One of the scariest proposals is to allow the detention of anyone claiming refugee status from within New Zealand without proper documentation. This opens the doorway to Australian-style mass-detention of illegal immigrants - and ironically, at a time when Australia seems finally to be abandoning that "solution". Since when did we become Australians? And since when did seeking refugee status become a crime? This is nothing more than an attempt to deter claims, in violation of the spirit of the Refugee Convention.

Finally there's the question of who does the detaining. Here the Immigration Department wants to supplement its ability to declare places of immigration detention with the actual power to act as jailers. To some extent, they have such powers already - s140A of the Immigration Act allows the use of reasonable force to prevent those held in declared facilities from harming others, damaging property, or escaping custody - but these apply only after the issuing of a Warrant of Commitment. Initial detention still requires the use of police or prisons - which has attracted some criticism due to immigration detainees being held with criminals (a general problem for remand prisoners in our overcrowded prison system). Rather than working with police and the Department of Corrections to establish proper protocols for the treatment of immigration detainees and ensure that they are treated accordingly, Immigration's preferred solution is to cut those organisations (the ones that actually know how to run detention facilities and when the use of force is appropriate) out of the loop entirely. Instead, facilities (likely short-term holding rooms at airports) will be established and run by the Department of Immigration, and staffed by Immigration Officers. These Immigration Officers will supposedly be trained for the job, but given the low demand for such detention, it is unlikely that they will be full-time specialists - which will mean problems in ensuring that prisoners are treated properly, particularly in the event of violence. There is also the issue of oversight - the Department of Corrections has well-established (if flawed) oversight provisions to ensure that prisoners are treated lawfully and humanely, as well as established avenues of complaint. The review makes no mention of establishing similar oversight and complaint mechanisms for immigration detention. Combined, these two factors spell trouble. Ad-hoc detention by improperly trained staff who lack experience in running a detention facility and handling potentially uncooperative prisoners is simply a recipe for disaster.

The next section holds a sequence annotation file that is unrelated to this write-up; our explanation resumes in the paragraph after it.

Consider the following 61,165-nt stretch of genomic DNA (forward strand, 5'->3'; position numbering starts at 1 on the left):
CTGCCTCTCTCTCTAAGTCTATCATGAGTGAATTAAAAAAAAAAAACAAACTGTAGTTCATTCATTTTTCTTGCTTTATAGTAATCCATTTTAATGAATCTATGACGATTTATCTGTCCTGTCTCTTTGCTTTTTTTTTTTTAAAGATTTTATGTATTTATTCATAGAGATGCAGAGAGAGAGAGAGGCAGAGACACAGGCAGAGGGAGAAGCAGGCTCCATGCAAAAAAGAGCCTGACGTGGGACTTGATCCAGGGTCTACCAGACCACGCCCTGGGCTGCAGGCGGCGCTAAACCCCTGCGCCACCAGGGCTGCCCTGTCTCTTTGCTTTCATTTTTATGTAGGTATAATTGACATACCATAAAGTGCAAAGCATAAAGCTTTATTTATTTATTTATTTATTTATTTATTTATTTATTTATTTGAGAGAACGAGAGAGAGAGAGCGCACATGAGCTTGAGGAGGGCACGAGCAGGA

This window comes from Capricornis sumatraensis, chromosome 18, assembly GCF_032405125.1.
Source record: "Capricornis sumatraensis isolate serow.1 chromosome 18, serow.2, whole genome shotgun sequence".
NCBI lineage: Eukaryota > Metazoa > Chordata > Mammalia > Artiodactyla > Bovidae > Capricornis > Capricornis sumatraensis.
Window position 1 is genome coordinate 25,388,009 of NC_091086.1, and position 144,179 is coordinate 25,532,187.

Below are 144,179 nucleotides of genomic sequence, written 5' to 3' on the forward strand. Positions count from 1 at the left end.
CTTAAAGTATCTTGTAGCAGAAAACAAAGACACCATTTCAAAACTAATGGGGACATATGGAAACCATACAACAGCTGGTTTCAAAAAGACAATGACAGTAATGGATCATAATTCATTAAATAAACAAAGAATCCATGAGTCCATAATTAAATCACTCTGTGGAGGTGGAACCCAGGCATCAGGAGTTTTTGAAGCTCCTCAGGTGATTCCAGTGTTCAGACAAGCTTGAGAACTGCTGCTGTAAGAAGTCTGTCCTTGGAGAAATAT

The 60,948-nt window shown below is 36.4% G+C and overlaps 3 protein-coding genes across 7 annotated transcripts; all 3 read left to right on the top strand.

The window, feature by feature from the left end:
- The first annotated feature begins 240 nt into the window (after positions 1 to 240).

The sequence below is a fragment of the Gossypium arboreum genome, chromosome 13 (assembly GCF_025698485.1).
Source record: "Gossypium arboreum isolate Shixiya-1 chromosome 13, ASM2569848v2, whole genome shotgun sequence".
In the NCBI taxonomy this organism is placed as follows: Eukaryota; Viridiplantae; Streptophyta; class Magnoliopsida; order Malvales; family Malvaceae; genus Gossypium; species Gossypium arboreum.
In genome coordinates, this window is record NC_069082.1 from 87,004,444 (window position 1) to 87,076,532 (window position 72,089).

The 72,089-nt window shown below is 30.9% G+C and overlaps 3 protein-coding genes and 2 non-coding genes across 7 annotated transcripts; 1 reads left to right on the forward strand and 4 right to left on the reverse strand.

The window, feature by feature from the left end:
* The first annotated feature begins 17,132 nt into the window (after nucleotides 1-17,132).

Next: Chapter 10 - Compliance and Enforcement

Update: Inserted links.


Incidentally, an HTML version of the discussion document is also available - see

Posted by Anonymous : 5/12/2006 01:12:00 PM

Now that's useful. Guess I'll insert some links...

Posted by Idiot/Savant : 5/12/2006 01:50:00 PM